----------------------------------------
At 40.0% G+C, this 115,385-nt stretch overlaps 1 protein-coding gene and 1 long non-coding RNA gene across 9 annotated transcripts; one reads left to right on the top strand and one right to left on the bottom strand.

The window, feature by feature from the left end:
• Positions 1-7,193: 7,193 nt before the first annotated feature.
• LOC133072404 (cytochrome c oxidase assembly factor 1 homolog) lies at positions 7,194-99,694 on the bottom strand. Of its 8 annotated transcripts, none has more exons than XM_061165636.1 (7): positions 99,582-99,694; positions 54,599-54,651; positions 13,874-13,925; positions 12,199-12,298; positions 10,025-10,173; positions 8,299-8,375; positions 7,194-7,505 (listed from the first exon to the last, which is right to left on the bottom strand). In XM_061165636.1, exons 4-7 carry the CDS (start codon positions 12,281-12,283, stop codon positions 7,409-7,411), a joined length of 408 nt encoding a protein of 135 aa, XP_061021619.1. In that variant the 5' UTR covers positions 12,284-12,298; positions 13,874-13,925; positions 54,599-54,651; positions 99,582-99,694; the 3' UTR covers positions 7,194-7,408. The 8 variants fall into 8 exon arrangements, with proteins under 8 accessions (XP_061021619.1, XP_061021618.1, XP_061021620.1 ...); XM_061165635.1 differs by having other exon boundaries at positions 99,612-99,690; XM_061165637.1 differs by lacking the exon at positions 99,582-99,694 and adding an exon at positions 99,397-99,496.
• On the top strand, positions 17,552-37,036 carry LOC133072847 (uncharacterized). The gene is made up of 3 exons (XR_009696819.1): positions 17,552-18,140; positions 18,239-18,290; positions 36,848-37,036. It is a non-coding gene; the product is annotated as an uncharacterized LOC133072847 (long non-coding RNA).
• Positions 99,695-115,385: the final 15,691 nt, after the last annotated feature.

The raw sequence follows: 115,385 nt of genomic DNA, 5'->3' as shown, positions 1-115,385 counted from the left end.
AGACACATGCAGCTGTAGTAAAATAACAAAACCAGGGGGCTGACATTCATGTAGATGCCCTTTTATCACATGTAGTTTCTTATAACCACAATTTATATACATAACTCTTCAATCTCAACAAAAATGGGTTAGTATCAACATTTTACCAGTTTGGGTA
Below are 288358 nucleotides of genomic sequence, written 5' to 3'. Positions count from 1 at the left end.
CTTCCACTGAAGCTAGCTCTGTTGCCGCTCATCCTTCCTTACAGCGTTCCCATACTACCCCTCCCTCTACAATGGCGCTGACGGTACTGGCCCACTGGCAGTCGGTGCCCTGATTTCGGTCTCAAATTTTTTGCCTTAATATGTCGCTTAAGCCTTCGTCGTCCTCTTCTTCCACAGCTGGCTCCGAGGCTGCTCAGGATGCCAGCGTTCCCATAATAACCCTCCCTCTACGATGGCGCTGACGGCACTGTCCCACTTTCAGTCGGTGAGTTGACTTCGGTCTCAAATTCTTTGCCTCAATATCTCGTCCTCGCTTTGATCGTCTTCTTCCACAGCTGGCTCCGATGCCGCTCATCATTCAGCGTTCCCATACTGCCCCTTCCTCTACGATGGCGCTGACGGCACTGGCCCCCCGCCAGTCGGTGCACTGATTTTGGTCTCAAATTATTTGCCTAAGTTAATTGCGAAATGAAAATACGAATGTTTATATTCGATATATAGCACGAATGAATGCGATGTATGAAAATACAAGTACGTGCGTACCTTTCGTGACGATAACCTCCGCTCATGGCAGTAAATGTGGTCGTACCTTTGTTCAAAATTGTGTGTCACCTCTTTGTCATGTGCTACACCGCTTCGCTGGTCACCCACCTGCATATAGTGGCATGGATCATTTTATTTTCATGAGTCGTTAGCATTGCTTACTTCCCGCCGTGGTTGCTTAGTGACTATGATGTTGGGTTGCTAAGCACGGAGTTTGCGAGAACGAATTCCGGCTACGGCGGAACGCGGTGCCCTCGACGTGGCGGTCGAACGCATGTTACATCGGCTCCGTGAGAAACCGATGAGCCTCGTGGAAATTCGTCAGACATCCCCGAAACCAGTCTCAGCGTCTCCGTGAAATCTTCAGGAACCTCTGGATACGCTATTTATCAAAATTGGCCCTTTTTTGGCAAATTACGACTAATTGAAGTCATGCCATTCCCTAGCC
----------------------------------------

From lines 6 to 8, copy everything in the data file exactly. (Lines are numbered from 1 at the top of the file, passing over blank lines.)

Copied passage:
• Positions 99,695-115,385: the final 15,691 nt, after the last annotated feature.

The raw sequence follows: 115,385 nt of genomic DNA, 5'->3' as shown, positions 1-115,385 counted from the left end.
AGACACATGCAGCTGTAGTAAAATAACAAAACCAGGGGGCTGACATTCATGTAGATGCCCTTTTATCACATGTAGTTTCTTATAACCACAATTTATATACATAACTCTTCAATCTCAACAAAAATGGGTTAGTATCAACATTTTACCAGTTTGGGTA